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Best of the Decade, No. 98: The Descent

January 7, 2010

The unseen has always been the filmmaker’s best friend and darkness one of their greatest tools. It was something Val Lewton understood when he took over RKO’s B-horror unit. In a decade when Saw and its ilk was showing us more than we cared to see, writer-director Neil Marshall turned the lights down. Six women spend an annual holiday spelunking in the Appalachians. Alas, this day they’ve picked the wrong tunnel to wriggle down. Flashlights and torches reveal bleached bones. Soon the women are being picked off one-by-one by barely glimpsed mutants. Marshall has studied horror and understands it. He knows the women have to be more interesting—and possibly more savage—than the mutants, and they are. He understands that horror–as opposed to say, the western–is a specifically feminine genre. The final girl emerges from the cave reborn, but the past is still determined to have its way with her. Shocking and grimy, The Descent won’t be scrubbed off.

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Best of the Decade, No. 99: Unforgivable Blackness: The Rise and Fall of Jack Johnson

January 7, 2010

The Ken Burns Method became an unfortunate byword for documentary veracity in 2000s—Squally’s stomach is still recovering from the treacly use of pictures and voiceover in Seabiscuit. His four-hour epic Unforgivable Blackness, on the other hand, was a genuine scoop lifted from an unreported era of American history. From Galveston, Johnson battled his way to the heavyweight championship in 1908. Disgust at his prowess reached such a height that he literally had to travel around the world to Sydney for his chance at the title—in the process giving birth to the idea of “the great white hope.” His defeat of Jim Jeffries in 1910 led to deadly race riots while feeding black pride. Johnson’s subsequent “fall,” due in part to his taste for white women and sporting lifestyle, remains a paradigm that continues to inspire athletes and expose the nation’s racial fissures. Amid the vintage film and Samuel L. Jackson reading from Johnson’s memoirs, Burns’s narrative thrusts like a haymaker. Obama’s victory in 2008 only made scrutiny of the Johnson myth more essential.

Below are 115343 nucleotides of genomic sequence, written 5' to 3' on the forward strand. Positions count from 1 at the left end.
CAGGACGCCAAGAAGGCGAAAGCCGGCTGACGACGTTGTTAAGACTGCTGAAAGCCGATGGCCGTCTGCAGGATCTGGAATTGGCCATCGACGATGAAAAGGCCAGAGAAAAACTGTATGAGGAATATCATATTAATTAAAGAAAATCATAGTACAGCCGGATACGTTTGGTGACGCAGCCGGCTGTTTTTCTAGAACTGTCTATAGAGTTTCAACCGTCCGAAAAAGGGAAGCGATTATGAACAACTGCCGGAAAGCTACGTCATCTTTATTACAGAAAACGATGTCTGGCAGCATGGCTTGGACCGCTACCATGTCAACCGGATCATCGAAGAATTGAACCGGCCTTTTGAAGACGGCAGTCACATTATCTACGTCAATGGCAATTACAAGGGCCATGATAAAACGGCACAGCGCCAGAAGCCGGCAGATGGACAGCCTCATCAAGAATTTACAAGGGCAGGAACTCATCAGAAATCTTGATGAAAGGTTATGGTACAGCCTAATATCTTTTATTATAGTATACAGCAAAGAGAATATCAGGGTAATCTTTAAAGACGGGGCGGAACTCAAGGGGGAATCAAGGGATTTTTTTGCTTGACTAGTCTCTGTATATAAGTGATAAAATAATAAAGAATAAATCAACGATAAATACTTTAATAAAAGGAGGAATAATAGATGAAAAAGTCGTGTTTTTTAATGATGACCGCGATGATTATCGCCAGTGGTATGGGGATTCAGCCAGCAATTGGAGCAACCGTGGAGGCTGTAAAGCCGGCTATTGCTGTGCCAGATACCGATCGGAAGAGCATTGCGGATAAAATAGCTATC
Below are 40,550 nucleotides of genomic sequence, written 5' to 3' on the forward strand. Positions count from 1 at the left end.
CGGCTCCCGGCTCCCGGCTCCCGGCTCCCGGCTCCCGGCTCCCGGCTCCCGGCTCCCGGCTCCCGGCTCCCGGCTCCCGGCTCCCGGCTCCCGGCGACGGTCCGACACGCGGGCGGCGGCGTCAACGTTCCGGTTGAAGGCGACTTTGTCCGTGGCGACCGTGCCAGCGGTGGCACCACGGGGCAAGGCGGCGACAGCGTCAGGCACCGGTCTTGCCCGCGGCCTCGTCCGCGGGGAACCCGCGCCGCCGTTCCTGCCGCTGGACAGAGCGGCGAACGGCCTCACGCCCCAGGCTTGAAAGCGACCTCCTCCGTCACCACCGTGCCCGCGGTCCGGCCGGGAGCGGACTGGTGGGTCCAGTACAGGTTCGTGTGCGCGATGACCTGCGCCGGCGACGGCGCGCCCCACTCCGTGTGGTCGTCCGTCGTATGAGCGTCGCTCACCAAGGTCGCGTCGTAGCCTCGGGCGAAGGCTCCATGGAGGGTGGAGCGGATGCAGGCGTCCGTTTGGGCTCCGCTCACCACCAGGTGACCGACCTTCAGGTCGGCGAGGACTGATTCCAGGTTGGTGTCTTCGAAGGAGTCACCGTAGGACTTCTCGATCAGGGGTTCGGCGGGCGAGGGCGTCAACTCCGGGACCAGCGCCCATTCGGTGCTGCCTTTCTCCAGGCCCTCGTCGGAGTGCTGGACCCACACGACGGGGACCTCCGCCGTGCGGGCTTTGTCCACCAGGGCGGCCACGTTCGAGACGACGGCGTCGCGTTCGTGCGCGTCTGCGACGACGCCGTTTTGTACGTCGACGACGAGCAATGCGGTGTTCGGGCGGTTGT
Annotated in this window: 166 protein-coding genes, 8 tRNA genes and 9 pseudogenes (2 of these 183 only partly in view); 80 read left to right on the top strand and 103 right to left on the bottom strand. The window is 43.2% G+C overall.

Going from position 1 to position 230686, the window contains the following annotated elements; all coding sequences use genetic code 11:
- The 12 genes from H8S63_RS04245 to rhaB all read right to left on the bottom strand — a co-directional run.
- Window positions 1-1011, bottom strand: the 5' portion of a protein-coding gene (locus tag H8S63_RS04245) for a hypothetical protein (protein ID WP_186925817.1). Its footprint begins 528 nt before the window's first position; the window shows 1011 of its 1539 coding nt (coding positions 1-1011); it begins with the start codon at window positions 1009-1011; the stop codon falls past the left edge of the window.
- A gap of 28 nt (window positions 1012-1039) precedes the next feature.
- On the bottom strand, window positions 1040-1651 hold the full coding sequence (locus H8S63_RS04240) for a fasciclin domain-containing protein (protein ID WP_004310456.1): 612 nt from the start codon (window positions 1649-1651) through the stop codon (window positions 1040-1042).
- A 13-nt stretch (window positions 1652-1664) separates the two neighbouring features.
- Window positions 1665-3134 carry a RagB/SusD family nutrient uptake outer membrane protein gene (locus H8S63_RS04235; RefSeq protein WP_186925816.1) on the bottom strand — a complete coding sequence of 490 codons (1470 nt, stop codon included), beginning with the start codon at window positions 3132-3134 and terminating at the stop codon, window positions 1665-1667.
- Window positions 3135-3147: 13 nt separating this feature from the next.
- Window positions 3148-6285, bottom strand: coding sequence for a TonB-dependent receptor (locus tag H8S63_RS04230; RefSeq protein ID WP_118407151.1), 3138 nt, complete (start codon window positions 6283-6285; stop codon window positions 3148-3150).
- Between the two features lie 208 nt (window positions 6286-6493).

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Best of the Decade, No. 100: Never Back Down

January 7, 2010

There are films that you see because they’re supposed to be good for you. Then there are films which are the tonic for jaded eyes. Such is this teen-friendly knuckle-duster, in which a country boy is thrown into the world of Florida high school fight clubs. No innovation or transcendence is needed. The plot is a premise for good looking boys to strip off and start throwing ham while the good looking girls simper on the sidelines. As the decade drew to a close, director Jeff Wadlow (Cry Wolf) stripped away extraneous elements to stay true to the exploitative heart getting pummeled beneath.
See also: The Fast and the Furious: Tokyo Drift (2006)